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The genres of young adult (YA) fiction and graphic novels have become mainstream in publishing. And now it’s not just fiction: they are also tackling topics of fact and history. Daniel O’Connell: a graphic life is an excellent example of the YA field. The author, Jody Moylan, has researched his subject thoroughly, and the inherently colourful tale is perfectly complemented by the fine line drawings of Mateusz Nowakowski. While this handsome Collins publication is probably aimed at secondary school students, many adults would find it an enjoyable read.If the O’Connell book is words assisted by images, Bobby Sands, freedom fighter is illustration accompanied by text. And it does exactly what it says on the tin: though the panels are in colour, the story they relate is largely black and white. Perhaps understandably, given the format, nuance goes out the door. And the Jack Lynch non-quote of ‘stand idly by’ gets a fresh airing. Gerry Adams gets mentioned—a lot. Nor does the story end with Sands’s death in 1981, but runs right up to the Good Friday Agreement. Noone in Sinn Féin HQ will be complaining. A full life: James Connolly, the Irish rebel, drawn and written by Tom Keough, with a formal afterword by Paul Buhle, is a slim work which emphasises its subject’slifelong socialist activism. The bad times/An droch shaol: the famine killed everything, by Christine Kinealy and John Walsh, is aimed at a much younger audience. It tells the tale of three teenagers in Kilkee, Co. Clare, in 1846.

Daniel-OConnell

To return to more conventional publications, Chris Dooley’s extremely readable Redmond: a life undone focuses on the years 1910–18, as the dream of Home Rule moved from near implementation to mere ash. Dooley, a journalist with the Irish Times, dispenses with formal footnotes and opts to include most source references in the text. The largely sympathetic study of Redmond offers a complex portrait of the leader of the Irish Parliamentary Party who went, in such a brief time, from lauded statesmen to national pariah. Perfect for the general reader.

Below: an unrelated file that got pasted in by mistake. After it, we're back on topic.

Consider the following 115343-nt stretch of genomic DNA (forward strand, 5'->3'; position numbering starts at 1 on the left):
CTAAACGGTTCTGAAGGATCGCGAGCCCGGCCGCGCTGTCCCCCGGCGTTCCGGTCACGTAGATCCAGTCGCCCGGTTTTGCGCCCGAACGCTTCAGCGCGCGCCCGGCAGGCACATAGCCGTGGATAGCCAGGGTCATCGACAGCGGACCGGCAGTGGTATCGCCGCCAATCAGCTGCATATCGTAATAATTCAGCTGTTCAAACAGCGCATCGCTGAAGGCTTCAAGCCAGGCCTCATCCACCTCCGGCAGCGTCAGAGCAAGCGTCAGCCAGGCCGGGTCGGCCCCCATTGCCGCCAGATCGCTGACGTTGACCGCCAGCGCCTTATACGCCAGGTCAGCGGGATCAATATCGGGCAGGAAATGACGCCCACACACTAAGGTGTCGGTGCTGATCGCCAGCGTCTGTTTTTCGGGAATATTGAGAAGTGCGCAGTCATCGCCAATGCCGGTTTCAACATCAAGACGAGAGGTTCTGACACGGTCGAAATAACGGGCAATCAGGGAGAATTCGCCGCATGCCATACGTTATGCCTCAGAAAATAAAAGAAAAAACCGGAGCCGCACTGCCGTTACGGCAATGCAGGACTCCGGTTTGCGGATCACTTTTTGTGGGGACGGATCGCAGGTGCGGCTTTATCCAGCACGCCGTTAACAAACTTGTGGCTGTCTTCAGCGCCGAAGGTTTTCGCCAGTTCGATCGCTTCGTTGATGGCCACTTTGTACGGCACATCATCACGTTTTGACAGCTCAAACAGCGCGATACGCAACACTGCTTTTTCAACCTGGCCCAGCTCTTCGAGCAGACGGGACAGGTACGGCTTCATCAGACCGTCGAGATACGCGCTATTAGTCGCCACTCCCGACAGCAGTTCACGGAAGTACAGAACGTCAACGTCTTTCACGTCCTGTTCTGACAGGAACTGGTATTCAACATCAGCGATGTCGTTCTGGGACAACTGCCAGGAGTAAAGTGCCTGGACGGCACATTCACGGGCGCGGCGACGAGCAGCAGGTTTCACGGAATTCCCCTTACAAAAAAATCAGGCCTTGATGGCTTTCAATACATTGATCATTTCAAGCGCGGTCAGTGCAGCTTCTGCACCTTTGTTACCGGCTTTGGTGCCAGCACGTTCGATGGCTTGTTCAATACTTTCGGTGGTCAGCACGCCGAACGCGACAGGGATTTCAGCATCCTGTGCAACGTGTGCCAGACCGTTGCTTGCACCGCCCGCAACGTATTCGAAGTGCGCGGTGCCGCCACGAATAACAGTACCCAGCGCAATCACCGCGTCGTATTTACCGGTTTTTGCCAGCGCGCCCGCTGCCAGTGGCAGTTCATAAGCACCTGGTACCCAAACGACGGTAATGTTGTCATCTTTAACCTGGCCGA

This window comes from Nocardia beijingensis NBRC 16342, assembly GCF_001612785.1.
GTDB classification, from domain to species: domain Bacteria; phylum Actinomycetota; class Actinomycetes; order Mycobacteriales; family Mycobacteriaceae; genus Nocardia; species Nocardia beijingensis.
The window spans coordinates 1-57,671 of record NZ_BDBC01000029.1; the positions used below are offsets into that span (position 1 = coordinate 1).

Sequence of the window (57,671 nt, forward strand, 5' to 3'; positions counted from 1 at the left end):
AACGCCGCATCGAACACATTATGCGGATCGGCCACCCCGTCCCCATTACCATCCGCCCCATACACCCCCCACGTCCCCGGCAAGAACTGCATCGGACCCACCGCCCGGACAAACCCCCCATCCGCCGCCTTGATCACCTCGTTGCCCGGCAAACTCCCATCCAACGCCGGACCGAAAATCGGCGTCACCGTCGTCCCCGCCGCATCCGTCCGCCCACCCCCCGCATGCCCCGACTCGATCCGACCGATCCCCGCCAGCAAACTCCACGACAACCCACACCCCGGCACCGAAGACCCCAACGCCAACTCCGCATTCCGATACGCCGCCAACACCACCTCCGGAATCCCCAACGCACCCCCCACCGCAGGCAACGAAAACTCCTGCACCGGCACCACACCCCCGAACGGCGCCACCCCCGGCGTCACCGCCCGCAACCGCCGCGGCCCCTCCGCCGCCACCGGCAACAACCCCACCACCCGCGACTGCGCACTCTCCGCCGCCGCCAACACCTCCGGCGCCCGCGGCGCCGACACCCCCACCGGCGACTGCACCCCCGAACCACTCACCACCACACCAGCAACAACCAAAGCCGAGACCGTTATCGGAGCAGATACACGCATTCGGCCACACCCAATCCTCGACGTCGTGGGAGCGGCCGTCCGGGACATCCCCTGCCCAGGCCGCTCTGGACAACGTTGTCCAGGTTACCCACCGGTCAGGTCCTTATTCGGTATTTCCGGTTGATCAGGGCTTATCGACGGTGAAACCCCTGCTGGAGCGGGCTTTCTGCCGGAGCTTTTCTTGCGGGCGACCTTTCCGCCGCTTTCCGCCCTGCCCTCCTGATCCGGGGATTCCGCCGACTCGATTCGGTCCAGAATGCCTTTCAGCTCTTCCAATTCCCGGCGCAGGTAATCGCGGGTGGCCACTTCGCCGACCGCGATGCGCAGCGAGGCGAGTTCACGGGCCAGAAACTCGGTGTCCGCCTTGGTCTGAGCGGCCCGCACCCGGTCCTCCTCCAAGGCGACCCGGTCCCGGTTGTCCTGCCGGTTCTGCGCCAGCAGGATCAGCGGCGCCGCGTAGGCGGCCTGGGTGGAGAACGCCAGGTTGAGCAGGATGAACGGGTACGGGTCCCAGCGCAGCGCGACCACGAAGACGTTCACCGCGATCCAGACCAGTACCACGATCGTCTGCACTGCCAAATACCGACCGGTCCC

At the other end of the academic spectrum is Years of turbulence: the Irish revolution and its aftermath, UCD’s tribute to renowned historian Michael Laffan. The collection of twelveessays, edited by the university’s Diarmaid Ferriter and Susannah Riordan, ‘does not pretend to offer a comprehensive treatment of the Irish revolution … rather it highlights some of the themes and approaches currently engaging historians of the period’. Most of the contributors did graduate work under Laffan’s supervision. Among the themes addressed, in chronological order, are suffragist protest as reflected in the 1911 census, another look at the Casement Irish Brigade, a deeper reading of the effects of the IRA policy of executing ‘spies’, and the Treaty and Civil War in County Galway. It’s a handsome publication enhanced by several rare images from the period.

This issue contains articles by Paul Hyde and Angus Mitchell questioning the authenticity of the Black Diaries of Roger Casement. Jeffrey Dudgeon’s Roger Casement: the black diaries—with a study of his background, sexuality, and political life, published by Belfast Press, takes a different view. First published in 2002, this new edition includes extended versions of the 1903, 1910 and 1911 diaries, addresses the 1881 Scribbling Diary and solves the mystery of the missing US money in 1916. Much of the focus of Dudgeon’s new research has been on Casement’s time in Berlin, as well as on his companions of the time and the role of British intelligence in 1916.

Redmond-bookworm

Ancient-East

Neil Jackman has put together a lovely and compact guidebook to 100 sites in Ireland’s Ancient East—a guide to its historic treasures. Included is practical information about what to expect from a visitor’s point of view at each location and easy-to-use maps. The usual suspects are here, along with a great many others with which the average reader will be unfamiliar. Mind you, the definition of ‘east’ is stretched to include sites in Cork and Limerick.

On the local history front, the prolific Michael Byrne and associates of the Offaly Historical and Archaeological Society have produced Local and lending: the story of Tullamore Credit Union 1963–2013.